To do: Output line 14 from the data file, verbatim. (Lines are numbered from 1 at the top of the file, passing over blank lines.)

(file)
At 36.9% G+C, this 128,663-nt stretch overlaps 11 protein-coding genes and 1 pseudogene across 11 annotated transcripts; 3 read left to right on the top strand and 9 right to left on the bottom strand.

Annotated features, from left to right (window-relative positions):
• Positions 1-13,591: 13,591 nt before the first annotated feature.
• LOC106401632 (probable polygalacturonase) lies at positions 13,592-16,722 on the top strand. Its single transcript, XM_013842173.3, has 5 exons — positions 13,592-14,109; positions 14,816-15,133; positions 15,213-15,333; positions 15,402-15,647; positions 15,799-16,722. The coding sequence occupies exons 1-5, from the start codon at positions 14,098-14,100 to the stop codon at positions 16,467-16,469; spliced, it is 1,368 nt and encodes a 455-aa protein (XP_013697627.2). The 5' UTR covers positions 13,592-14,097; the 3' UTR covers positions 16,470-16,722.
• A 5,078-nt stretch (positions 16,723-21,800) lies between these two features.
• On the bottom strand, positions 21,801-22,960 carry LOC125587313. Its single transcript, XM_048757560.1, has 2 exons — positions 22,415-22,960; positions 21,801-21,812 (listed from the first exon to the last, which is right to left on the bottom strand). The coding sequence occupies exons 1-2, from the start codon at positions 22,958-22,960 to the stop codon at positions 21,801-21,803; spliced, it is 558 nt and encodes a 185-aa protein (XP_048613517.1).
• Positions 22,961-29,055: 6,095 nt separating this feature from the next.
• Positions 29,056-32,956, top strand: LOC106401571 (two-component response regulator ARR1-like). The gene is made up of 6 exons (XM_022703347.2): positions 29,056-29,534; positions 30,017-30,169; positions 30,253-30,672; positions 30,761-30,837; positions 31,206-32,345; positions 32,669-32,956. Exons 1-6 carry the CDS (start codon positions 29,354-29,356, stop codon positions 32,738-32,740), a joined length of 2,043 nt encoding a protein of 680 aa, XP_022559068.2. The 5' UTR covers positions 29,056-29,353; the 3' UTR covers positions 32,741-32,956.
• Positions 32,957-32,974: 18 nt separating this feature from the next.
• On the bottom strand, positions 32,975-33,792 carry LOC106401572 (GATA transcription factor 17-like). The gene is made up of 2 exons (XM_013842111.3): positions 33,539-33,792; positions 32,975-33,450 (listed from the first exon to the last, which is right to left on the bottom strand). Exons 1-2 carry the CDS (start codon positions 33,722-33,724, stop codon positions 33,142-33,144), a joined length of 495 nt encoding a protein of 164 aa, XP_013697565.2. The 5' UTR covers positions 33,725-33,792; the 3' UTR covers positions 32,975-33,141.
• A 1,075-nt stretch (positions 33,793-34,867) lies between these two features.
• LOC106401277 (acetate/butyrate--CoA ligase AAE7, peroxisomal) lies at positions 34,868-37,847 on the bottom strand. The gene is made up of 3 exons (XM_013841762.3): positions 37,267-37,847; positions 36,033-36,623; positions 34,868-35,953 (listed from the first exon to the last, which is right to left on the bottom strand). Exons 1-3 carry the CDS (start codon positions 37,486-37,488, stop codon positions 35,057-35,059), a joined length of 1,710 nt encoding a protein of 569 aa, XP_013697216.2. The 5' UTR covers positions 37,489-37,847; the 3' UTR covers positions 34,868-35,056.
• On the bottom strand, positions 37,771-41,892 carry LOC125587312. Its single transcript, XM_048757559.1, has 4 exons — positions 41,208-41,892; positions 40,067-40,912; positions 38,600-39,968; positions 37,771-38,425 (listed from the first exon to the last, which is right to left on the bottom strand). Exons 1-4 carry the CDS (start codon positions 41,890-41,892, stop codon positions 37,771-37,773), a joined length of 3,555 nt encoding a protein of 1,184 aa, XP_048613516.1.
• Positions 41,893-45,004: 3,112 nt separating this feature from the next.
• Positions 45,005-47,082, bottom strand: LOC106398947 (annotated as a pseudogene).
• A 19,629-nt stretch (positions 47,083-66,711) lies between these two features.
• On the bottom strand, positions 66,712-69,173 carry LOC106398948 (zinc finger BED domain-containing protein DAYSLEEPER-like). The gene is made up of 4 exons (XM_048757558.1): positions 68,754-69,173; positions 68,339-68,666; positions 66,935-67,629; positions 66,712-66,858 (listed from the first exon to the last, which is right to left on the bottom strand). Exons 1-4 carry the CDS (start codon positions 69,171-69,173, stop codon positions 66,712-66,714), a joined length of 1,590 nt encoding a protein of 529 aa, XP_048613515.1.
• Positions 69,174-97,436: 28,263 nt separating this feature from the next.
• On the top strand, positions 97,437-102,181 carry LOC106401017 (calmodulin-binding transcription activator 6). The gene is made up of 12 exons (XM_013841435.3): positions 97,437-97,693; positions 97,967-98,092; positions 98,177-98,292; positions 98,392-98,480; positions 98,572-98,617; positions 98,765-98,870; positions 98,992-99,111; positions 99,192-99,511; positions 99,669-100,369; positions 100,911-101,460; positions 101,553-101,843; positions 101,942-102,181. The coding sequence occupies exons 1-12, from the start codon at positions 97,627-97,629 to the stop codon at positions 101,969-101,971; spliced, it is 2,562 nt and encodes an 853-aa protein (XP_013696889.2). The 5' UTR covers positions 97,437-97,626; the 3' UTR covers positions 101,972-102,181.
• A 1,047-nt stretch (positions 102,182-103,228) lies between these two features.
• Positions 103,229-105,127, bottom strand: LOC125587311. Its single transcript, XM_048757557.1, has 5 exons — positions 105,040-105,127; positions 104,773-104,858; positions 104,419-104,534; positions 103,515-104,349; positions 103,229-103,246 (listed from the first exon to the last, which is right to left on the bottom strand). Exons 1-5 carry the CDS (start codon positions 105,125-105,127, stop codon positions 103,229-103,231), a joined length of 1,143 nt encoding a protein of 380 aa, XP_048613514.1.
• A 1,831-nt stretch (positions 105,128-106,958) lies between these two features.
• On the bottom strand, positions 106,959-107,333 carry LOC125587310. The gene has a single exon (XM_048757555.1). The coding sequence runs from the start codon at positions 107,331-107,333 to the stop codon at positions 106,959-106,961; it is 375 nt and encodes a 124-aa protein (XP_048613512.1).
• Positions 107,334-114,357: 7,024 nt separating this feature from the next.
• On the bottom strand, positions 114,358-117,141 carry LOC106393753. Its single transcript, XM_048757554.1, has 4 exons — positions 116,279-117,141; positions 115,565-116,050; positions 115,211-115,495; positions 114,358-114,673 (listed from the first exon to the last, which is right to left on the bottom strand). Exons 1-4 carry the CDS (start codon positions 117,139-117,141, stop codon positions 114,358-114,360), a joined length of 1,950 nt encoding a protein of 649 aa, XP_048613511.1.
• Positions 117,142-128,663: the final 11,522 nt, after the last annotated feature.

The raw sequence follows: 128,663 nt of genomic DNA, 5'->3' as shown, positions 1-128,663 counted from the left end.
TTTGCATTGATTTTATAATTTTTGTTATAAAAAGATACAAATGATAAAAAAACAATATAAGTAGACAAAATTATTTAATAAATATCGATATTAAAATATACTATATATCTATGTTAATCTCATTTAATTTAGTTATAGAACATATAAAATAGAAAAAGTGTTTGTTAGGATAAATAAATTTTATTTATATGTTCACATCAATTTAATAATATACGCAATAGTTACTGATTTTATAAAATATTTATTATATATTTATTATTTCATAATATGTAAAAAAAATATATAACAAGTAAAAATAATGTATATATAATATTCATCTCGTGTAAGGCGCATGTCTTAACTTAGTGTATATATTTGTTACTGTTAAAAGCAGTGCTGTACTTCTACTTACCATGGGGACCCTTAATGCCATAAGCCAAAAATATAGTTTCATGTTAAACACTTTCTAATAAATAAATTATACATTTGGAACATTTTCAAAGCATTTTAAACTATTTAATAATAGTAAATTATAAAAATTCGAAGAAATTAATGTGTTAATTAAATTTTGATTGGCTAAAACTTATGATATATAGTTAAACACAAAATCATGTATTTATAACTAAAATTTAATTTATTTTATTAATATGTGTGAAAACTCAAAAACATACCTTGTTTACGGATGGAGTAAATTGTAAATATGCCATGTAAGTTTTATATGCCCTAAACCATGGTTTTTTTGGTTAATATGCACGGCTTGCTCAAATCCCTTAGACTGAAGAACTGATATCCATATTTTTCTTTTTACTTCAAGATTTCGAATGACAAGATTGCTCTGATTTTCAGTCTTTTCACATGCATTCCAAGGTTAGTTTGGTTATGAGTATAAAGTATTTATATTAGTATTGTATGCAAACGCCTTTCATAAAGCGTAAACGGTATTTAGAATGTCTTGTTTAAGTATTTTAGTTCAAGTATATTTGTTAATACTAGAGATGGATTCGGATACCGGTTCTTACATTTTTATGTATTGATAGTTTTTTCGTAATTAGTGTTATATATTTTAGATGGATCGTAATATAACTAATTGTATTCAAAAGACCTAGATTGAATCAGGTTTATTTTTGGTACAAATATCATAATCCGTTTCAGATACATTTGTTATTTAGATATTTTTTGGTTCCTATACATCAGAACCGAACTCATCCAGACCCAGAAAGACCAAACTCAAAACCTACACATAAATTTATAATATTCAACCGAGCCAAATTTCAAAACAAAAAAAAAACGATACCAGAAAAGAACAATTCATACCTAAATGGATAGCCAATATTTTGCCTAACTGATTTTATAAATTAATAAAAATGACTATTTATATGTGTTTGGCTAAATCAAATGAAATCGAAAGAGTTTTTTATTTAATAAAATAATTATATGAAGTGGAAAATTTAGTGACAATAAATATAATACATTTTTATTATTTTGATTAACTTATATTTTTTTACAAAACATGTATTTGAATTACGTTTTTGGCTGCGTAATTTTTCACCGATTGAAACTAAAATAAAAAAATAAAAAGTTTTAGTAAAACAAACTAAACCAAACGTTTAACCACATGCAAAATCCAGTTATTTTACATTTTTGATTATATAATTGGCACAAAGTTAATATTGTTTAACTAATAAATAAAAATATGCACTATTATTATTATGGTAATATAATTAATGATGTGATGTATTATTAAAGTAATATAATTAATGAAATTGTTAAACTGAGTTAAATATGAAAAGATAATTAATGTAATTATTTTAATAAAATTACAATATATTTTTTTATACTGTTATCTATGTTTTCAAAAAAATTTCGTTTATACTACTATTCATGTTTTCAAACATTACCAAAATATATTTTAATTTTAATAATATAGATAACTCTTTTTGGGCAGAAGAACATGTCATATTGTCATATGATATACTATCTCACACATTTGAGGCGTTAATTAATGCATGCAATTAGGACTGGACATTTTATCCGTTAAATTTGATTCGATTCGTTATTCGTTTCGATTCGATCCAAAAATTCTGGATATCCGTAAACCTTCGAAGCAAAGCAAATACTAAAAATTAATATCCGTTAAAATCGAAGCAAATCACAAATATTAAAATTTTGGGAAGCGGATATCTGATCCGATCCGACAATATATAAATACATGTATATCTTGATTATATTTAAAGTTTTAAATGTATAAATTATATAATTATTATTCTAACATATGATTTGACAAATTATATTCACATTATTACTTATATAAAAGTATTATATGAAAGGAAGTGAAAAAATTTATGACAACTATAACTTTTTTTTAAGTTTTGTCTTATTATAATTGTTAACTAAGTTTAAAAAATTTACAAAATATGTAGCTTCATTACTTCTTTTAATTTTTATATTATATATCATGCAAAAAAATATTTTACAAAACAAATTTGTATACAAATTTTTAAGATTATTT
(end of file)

• Positions 41,893-45,004: 3,112 nt separating this feature from the next.